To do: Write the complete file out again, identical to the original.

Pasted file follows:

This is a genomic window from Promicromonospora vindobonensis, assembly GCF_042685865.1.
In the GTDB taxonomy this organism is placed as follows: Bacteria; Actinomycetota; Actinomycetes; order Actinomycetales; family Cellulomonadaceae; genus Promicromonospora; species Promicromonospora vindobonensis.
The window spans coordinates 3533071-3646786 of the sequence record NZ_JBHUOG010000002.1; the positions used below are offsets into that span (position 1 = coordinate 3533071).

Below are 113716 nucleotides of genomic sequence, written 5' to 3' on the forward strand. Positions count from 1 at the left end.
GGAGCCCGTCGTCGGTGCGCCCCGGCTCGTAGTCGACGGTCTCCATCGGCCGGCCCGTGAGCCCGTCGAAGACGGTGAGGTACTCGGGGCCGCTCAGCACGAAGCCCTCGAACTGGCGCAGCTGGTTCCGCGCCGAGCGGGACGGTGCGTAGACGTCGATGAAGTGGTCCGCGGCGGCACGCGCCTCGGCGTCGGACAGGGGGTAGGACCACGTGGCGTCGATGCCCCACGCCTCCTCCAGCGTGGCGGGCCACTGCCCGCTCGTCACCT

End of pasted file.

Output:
This is a genomic window from Promicromonospora vindobonensis, assembly GCF_042685865.1.
In the GTDB taxonomy this organism is placed as follows: Bacteria; Actinomycetota; Actinomycetes; order Actinomycetales; family Cellulomonadaceae; genus Promicromonospora; species Promicromonospora vindobonensis.
The window spans coordinates 3533071-3646786 of the sequence record NZ_JBHUOG010000002.1; the positions used below are offsets into that span (position 1 = coordinate 3533071).

Below are 113716 nucleotides of genomic sequence, written 5' to 3' on the forward strand. Positions count from 1 at the left end.
GGAGCCCGTCGTCGGTGCGCCCCGGCTCGTAGTCGACGGTCTCCATCGGCCGGCCCGTGAGCCCGTCGAAGACGGTGAGGTACTCGGGGCCGCTCAGCACGAAGCCCTCGAACTGGCGCAGCTGGTTCCGCGCCGAGCGGGACGGTGCGTAGACGTCGATGAAGTGGTCCGCGGCGGCACGCGCCTCGGCGTCGGACAGGGGGTAGGACCACGTGGCGTCGATGCCCCACGCCTCCTCCAGCGTGGCGGGCCACTGCCCGCTCGTCACCT